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The National Fair Housing Alliance (‘NHFA’) and five of its member organizations have filed a complaint which accuses Bank of America Corporation (BAC - Analyst Report) of bias in the maintenance and marketing of foreclosed homes in the minority neighborhoods. The complaint is filed with the U.S. Department of Housing and Urban Development (HUD).
The group filed the complaint after a thorough evaluation of nearly 373 properties, pertaining to BofA across eight U.S. cities. The observation revealed that properties in predominantly white neighborhoods were in far better conditions than the properties in minority neighborhoods in sheer violation of the Fair Housing Act, as per the NHFA and its affiliates.
NHFA cited that the most foreclosed homes in minority areas were in dire need of maintenance. As per the officials at NHFA, the properties were deliberately not looked after to ensure that homes remain vacant. This would eventually lead to a drop in prices of the adjacent properties. Such disparities do affect home values and have the capacity to bring about economic distress.
Further, NHFA has alleged that that BofA had been notified about such discriminatory practices in 2009. There were discussions held regarding this matter, but these had completely failed. Moreover, NHFA has highlighted the fact that BofA had the opportunity to borrow money at the Federal Reserve discount window at almost zero percent interest and along with the profits it has made in the last couple of years, it has still failed to ‘fix up’ the foreclosed properties.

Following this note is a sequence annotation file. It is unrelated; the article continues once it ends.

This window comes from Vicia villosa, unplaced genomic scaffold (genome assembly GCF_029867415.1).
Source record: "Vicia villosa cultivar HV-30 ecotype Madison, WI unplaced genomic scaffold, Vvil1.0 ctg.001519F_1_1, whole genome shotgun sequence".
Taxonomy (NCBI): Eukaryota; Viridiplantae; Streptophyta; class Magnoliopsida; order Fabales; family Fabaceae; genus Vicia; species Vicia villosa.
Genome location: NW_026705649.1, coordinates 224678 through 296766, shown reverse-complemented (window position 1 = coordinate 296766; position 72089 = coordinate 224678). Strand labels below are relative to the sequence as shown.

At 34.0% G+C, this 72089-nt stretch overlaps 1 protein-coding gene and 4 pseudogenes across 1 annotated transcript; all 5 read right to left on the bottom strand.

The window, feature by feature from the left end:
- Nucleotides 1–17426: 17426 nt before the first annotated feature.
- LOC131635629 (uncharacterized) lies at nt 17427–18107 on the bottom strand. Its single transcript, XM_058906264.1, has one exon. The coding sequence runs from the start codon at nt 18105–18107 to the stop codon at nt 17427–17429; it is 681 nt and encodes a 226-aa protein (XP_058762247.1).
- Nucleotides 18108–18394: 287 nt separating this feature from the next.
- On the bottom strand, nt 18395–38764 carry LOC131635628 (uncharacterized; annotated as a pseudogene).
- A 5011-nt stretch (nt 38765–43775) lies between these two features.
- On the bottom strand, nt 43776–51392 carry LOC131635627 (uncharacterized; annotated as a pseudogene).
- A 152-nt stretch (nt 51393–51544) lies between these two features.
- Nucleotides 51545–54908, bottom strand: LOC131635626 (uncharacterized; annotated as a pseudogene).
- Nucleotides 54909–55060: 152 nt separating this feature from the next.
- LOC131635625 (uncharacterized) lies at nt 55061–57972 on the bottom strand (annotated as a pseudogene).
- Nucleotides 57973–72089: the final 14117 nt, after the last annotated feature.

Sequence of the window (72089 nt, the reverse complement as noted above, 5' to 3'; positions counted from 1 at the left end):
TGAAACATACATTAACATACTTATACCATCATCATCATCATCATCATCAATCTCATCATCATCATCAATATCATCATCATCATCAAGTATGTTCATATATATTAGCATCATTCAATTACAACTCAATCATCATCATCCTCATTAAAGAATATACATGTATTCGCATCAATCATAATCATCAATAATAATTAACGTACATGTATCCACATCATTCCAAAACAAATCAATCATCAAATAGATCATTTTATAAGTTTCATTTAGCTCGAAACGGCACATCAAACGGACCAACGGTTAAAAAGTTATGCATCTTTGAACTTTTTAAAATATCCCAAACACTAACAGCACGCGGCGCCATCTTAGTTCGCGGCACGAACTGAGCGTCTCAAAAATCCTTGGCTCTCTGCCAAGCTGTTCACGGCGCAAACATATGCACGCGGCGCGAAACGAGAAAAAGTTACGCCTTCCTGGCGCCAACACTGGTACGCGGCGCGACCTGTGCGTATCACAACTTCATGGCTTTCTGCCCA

However, the alliance is of the idea that a solution can be worked out if BofA is willing to cooperate with the HUD investigation. It will be up to HUD to look into the claims and either arrive at a settlement agreement with the bank, dismiss the complaint or issue a charge of discrimination. The Department of Justice can then take up the case before a federal court.
This is not the first time BofA has been accused of racial discrimination. Earlier, in December 2011, the company shelled out nearly $335 million to settle civil charges against its Countrywide Financial unit. The unit was accused of using discriminating lending practices against qualified African-American and Hispanic borrowers on home loans.
Earlier in April this year, NFHA had lodged a similar complaint against Wells Fargo & Company (WFC - Analyst Report) and U.S. Bancorp (USB - Analyst Report). Though, there has been official update on the status of the investigation by the HUD, the banks have denied any sort of foul play. Wells Fargo maintains that all its lending-related activities were fair without racial disparity. U.S. Bancorp, in its defense has said that the maintenance of the foreclosed properties is the responsibility of the trustee for an investment pool of mortgages and not that of the servicer.
We believe that such discriminatory practices dent the image of a company and the resultant legal settlements add to the expenses. Further, such practices are in contrast to the social responsibilities that big banks like BofA should execute.
Shares of BofA currently retain a Zacks #3 Rank, which translates into a short-term Hold rating. However, considering the fundamentals, we maintain a long-term ‘Neutral’ recommendation on the stock.